. The fine grain of the limestone used to build the temple allowed for the intricacy of the work.
Seti I is admired by many art historians for the superb quality of the relief carvings made during his reign. This pharaoh's high standards is especially appreciated when it is compared to the often poor quality of reliefs carved during the reign of his son Ramesses II and later in the Ramesside era. One scholar, Herbert Winlock, went so far as to write an elaborate description of Seti as an art connoisseur!
The finest reliefs made during the reign are found in the temple of Seti I at Abydos. In this temple, flawless blocks of limestone were used to their full advantage by sculptors who embellished the reliefs with exquisite details usually done in paint. Only the fine grain of the limestone permitted this high level of detail.
The reliefs in the Karnak Hypostyle Hall are typical of the excellent quality we expect from Seti I, although they are not quite as fine as the Abydos reliefs. The reason for this is that the Hypostyle Hall was built of sandstone, which is much coarser than limestone. Sandstone is made of compacted sand crystals, while limestone is basically compacted chalk powder.
Seti had reliefs inside the Hypostyle Hall carved in the bas relief style where the figures and hieroglyphs stand out against a flat background. They are very elegant, but take longer to make than sunk relief.
All of Seti's inscriptions inside the Hypostyle Hall are in bas relief, but a closer look reveals some interesting changes along the way. We know that the first wall scenes were carved on the north gateway
Some reliefs on the north gateway and on the east half of the north wall just to the right of the gate were carved with the high level of detail found in the Abydos temple.
But soon, it was decided that this method was too laborious or that the sandstone was too coarse for such elaborate relief. Other reliefs of Seti I in the hall have a more usual level of carved detail. The rest was done in paint.
The sculptors had completed all of the walls and smaller columns in the south wing of the Hypostyle Hall and had just started on the walls in the south wing when Seti I died. Although the clerestory roof was inscribed in his name, the twelve great columns were not carved until Ramesses II became king.
The great columns were the first inscriptions carved in the name of the young king. Ramesses bows to the gods in the scenes on the great columns. This bowing pose is typical of Seti I's work but not of Ramesses II's own reliefs.
The most likely explanation is that Seti's artists had drawn cartoons for the scenes, but had not yet carved them. In fact, they may have also colored these drawings as a temporary substitute for genuine relief carving. With so much work to complete, this is hardly surprising and similar colored cartoons are found in parts of the Abydos temple of Seti that were never carved in relief.l.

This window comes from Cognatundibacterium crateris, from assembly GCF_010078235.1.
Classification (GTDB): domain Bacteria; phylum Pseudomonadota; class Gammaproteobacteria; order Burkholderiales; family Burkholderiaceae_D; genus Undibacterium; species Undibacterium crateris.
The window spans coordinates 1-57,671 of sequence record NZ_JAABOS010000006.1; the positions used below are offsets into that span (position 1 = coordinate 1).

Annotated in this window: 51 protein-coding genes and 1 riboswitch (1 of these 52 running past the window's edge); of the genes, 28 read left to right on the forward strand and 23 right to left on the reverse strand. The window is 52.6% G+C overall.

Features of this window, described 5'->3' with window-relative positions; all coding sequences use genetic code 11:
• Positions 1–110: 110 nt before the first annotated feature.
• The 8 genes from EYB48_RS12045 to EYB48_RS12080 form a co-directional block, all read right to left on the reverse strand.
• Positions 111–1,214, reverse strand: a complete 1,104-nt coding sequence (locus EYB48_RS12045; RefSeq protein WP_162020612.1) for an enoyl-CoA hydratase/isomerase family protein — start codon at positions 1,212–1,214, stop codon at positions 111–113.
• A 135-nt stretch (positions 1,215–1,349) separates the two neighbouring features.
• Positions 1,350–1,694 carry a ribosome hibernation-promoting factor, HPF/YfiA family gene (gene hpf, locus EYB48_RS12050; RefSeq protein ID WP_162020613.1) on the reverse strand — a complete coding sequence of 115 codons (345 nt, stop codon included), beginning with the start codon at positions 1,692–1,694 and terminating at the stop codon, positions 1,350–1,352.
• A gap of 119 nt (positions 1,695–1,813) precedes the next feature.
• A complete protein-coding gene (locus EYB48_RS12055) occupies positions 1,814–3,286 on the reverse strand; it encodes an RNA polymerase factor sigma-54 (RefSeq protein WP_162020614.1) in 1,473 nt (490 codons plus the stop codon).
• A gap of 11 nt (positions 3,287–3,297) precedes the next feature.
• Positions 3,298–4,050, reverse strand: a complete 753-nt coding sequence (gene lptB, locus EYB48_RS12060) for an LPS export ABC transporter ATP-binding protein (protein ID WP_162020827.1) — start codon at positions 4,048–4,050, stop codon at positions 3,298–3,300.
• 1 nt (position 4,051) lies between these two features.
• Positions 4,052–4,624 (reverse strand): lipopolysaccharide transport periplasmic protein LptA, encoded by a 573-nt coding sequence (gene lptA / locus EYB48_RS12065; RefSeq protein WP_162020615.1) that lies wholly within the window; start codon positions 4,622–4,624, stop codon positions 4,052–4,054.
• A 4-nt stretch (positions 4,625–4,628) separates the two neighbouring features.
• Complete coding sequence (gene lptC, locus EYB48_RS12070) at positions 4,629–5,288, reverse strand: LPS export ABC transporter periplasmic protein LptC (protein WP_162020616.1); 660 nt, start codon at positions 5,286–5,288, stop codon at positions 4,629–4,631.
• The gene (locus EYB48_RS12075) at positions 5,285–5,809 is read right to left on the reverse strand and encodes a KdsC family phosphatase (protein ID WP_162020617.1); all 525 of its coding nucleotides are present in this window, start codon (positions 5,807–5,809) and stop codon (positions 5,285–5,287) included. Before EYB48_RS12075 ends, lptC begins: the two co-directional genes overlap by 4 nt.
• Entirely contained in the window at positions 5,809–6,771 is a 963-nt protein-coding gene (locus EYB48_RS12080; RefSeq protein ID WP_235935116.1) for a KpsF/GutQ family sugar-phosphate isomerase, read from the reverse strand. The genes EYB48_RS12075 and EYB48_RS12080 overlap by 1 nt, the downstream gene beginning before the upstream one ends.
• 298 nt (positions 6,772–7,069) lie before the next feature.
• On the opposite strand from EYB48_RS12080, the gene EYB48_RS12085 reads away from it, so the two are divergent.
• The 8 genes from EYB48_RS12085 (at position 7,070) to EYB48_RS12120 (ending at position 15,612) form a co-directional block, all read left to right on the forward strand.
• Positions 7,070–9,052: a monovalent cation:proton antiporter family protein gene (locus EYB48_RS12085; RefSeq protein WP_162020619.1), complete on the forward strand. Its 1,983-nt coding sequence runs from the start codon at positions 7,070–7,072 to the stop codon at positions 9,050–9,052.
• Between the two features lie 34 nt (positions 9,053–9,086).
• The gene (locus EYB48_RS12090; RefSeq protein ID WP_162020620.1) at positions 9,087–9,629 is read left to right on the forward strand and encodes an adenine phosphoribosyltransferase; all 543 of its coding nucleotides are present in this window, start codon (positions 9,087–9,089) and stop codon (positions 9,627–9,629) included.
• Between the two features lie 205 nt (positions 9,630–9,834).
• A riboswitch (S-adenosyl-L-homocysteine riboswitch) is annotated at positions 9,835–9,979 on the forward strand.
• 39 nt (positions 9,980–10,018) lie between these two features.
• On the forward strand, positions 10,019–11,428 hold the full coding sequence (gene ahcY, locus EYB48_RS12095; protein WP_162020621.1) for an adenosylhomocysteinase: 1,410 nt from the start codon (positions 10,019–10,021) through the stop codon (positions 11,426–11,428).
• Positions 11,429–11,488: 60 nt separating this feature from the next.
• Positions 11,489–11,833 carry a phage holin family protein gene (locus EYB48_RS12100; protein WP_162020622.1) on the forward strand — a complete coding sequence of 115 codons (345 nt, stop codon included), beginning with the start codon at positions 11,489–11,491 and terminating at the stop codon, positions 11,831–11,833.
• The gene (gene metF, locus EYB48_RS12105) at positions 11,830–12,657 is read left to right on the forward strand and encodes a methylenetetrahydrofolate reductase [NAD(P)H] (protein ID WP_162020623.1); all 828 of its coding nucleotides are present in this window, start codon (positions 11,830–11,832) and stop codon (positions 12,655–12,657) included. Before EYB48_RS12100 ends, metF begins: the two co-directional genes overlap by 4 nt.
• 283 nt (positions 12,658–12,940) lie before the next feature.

Although the basic themes remained mostly the same, Ramesses II's made other changes to his style of decoration as well. Ramesses completed the Hypostyle Hall in the first two years of his reign. At the same time, he was experimenting with the way his royal names were written in his cartouches.
In his first year or so, his throne name was User-maat-re, meaning something like "Powerful-of-Truth-is-the-Sun-God-Re." The name is "spelled" with different combinations of hieroglyphs in the scenes carved at this time.
He also spelled his personal name in two different ways. Sometimes he was Ra-mes-su, like his father Ramesses I, elsewhere the cartouche is in the more familiar written Ra-mess-es
In the south east corner of the hall, Ramesses inscriptions have been partly sheltered from sunlight and weather. Much of the original colors are preserved, giving us a partial view of the Hypostyle Hall's original brilliance.
Sometime during his second year on the throne, Ramesses II decided on the final form of his cartouches. Now, Ra-mess-es was used consistently. He had also been experimenting with adding different epithets on to his throne name. His final choice was Setep-en-Re, "The-Chosen-One-of-Re." The full throne name was therefore always written User-Maat-Re-Setep-en-Re until the end of his reign.
Once he had decided the permanent form of his cartouches, Ramesses II went about making the different styles of decoration in the south wing of the Hall uniform. Both he and his father had made some bas relief decoration here. This was all converted to sunk relief. The cartouches of Seti I along with the earlier form of his own cartouches were all changed to the final version. By detecting all these changes, Egyptologists have been able to discover the order in which the decoration in the south wing was completed.
Although Ramesses II seemed to show little respect for his father Seti I by taking credit for his inscriptions in the southern wing of the Hypostyle Hall, other reliefs show this was not the case.
In several reliefs Ramesses carved there, he is shown conducting the offering ritual for his deceased father who is portrayed as a deified king. Although Seti looks like any other king at first glance, he always holds an ankh-sign, the symbol of life usually carried only by the gods.
The Ramesside 19th Dynasty was only a decade old when Ramesses II came to the throne. They came from a line of military officers after the old 18th Dynasty had died out. But their legitimacy might still be challenged. Just as Seti I had done by honoring Ramesses I on the west wall, Ramesses II honored Seti on the south wall. Each wanted to show that he was the son of a pharaoh, no matter how brief his father's reign had been. Only the son of a pharaoh could become pharaoh